The Classroom Advantage

The Classroom Advantage

High-tech environment is first of its kind in the state

The University of Louisiana Monroe has partnered with Trox, an education technology solutions company, to install a state-of-the-art active learning classroom for its College of Pharmacy. The classroom is the first of its kind in the state, and it provides opportunities for more active participation, interaction and collaboration among teachers and students.

The classroom seats up to 84 students at 14 collaboration tables, each outfitted with integrated collaboration and AV technology. Each table has a Wolfvision vSolution Matrix Multi-Screen that lets students and professors wirelessly share notes, presentations, activities and other documents from any smartphone, laptop or tablet. The collaboration tables have displays, microphones and a Cynap Core wireless presentation system. The classroom itself is also set up with a camera to allow remote students to seamlessly follow along.

The idea started when College of Pharmacy Dean H. Glenn Anderson Jr. heard about the installation of an active learning classroom at his former place of employment, Marshall University. He discussed a similar installation with Marcia Wells, the College of Pharmacy Technology Manager, and Greg Andrews, the AV classroom coordinator, and they were immediately on board.

“They’ve kinda been on the forefront of technology,” said Andrews, noting that the College of Pharmacy was the first at the university to start using distance-learning technology. “So from my perspective, it wasn’t a hard decision to make for pharmacy to do that, as well—to be the ringleader for that.”

For installation, they turned to Trox. This project isn’t the first partnership between Trox and the university. Trox has supplied the campus with AV solutions and other educational technologies for more than 20 years—including converting the unused library into a new technology center with a biology lab, smart classrooms and more.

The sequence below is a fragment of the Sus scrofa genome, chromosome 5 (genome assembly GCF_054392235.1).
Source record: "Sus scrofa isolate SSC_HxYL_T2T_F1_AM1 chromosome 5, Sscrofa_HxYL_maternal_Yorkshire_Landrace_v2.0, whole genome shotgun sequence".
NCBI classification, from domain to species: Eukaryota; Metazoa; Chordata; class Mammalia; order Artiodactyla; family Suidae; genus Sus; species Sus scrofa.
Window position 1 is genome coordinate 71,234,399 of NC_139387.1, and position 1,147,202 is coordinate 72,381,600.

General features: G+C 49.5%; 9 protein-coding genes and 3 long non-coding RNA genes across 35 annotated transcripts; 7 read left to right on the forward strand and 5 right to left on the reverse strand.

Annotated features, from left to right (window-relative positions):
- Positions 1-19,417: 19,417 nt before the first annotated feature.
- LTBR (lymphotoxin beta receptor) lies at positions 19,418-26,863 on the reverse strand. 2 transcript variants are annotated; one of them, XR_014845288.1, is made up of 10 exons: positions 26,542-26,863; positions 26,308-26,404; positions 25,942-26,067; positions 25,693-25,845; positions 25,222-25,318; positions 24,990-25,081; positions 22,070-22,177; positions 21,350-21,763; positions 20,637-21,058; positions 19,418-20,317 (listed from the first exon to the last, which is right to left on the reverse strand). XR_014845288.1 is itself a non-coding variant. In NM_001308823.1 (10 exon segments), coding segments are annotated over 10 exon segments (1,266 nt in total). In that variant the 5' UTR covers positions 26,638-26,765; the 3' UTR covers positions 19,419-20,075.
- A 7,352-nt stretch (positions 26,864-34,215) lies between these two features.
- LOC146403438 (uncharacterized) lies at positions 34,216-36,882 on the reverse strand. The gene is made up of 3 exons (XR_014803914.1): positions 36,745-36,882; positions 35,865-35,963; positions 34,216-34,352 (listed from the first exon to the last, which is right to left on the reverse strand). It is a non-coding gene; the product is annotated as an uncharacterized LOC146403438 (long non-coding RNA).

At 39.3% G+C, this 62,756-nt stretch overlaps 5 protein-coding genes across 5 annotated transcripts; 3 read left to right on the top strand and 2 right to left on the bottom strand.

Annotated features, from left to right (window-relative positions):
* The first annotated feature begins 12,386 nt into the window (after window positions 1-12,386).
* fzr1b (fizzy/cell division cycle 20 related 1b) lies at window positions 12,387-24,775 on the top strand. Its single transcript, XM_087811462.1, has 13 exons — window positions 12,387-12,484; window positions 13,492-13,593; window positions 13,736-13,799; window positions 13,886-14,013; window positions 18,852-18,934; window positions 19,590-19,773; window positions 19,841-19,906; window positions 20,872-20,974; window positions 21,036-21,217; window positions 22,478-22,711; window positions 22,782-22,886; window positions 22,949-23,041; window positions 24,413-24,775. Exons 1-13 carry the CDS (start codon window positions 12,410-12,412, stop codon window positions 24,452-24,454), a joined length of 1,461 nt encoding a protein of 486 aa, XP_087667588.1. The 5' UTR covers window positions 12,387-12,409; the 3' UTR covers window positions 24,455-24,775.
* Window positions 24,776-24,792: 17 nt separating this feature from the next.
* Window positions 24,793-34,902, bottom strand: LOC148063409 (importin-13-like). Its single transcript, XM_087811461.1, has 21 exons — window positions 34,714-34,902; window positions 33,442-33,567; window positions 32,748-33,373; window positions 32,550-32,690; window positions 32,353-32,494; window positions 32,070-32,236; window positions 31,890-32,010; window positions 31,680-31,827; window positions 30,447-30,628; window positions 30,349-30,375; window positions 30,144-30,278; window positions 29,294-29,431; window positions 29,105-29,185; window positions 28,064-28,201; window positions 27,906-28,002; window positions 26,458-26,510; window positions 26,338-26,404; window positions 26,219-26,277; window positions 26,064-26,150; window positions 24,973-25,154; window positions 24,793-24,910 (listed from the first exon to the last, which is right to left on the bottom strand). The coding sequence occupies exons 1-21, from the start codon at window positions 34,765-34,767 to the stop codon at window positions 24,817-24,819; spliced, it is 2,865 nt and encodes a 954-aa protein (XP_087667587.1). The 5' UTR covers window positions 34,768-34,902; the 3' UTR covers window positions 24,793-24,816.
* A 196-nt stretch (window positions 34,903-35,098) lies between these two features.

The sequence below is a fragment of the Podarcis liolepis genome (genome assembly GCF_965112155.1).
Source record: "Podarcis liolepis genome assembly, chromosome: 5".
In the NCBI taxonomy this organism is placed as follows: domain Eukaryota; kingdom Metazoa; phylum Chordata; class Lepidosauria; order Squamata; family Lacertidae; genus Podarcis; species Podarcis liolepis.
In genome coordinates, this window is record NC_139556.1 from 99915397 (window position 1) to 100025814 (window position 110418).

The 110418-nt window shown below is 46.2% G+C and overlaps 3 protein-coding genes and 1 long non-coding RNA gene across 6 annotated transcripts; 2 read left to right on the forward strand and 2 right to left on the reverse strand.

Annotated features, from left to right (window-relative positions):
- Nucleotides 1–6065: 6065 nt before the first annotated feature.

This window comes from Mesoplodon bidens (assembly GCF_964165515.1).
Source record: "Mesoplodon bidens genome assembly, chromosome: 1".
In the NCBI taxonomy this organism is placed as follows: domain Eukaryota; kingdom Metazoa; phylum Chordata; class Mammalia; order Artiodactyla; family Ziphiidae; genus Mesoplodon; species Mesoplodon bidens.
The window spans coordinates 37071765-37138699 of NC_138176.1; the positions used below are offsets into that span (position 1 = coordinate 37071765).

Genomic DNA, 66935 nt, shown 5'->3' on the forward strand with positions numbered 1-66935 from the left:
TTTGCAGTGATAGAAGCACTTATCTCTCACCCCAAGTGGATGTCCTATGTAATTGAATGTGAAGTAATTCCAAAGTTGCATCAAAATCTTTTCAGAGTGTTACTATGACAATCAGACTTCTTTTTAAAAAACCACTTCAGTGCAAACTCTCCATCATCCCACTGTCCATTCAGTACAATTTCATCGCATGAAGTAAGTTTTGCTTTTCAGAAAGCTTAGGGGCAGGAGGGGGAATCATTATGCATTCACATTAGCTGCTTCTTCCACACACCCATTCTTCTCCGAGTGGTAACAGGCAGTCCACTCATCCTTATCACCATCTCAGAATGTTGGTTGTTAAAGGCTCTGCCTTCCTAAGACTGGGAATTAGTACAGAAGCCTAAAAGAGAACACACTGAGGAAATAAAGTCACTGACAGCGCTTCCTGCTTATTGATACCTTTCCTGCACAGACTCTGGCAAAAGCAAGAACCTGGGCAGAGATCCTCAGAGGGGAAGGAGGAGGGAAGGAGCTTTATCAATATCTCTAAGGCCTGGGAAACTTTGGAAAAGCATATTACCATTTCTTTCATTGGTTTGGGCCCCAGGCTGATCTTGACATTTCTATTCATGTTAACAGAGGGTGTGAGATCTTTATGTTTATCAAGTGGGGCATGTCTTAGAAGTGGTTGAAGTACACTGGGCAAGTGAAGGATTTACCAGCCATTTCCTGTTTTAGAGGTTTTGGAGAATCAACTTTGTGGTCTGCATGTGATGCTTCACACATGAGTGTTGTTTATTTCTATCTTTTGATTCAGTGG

“I’ve been working with ULM probably since 2002,” said Scott Albarado, account executive for Trox. “It’s been a good long-term relationship. And so far, they keep coming back to us for help, so we must be doing a good job.”

Because this was the first active learning classroom in the state, it took some time to plan out the logistics of how to make it work. Albarado said the most complicated part was finding a way to simplify the setup and make it easy to use. “What was where, what display shows on the teacher’s station to all the student stations, and vice versa…we made it really easy to do exactly what they wanted,” he said. “And it took us a while to talk through it and figure out exactly what they wanted, how it would look, but it all came together in the end.” After some prep work in the room involving core-drilling floors for power and data cables, the installation itself only took about 10 days, Andrews said.

Because of social distancing practices related to the COVID-19 pandemic, Wells said that they haven’t yet been able to use the room to its full capacity. Right now, it’s mainly being used by smaller elective classes. “But pretty much some aspect of every one of our pharmacy courses would be using that room,” she said.

As an example, many of the smaller classes in the College of Pharmacy are disease-specific. Instructors will give students a case and have them discuss it in groups. Students can connect their personal laptops via AirPlay or screen mirroring to the display at each table for group work. Once the instructor calls time or reconvenes the entire class, students can share the work they’ve done with the display at any other table, the teacher’s main display or both.

“It’s a hodgepodge of … ‘if you can think it, we can show it’-type room. There’s no device that can’t connect, there’s nothing we can’t show on any table at any given time,” Andrews said.

Andrews also noted that he’s seen minimal issues integrating the technology and introducing it to faculty and students. He called it a “small learning curve,” the kind of process where “you do it once, and you’ve got it figured out.”

The active learning classroom installation ties into the dean’s broader initiative for a team-based learning environment, Wells said. The pharmacy program relies heavily on active class participation, collaboration and group learning, and this pedagogy was another major driving factor in the decision to pursue the installation.

“Student-centered, technology-rich classrooms are the future of higher education,” Andrews said. “The University of Louisiana’s first active learning classroom will give students more exposure to real-world experiences. Trox’s expertise in the understanding of how to use technology to improve learning environments helped us create a space that fosters better communication and collaboration between teachers and their students—whether they are remote, in the classroom or a blend of both.”

This article originally appeared in the May / June 2021 issue of Campus Security Today.


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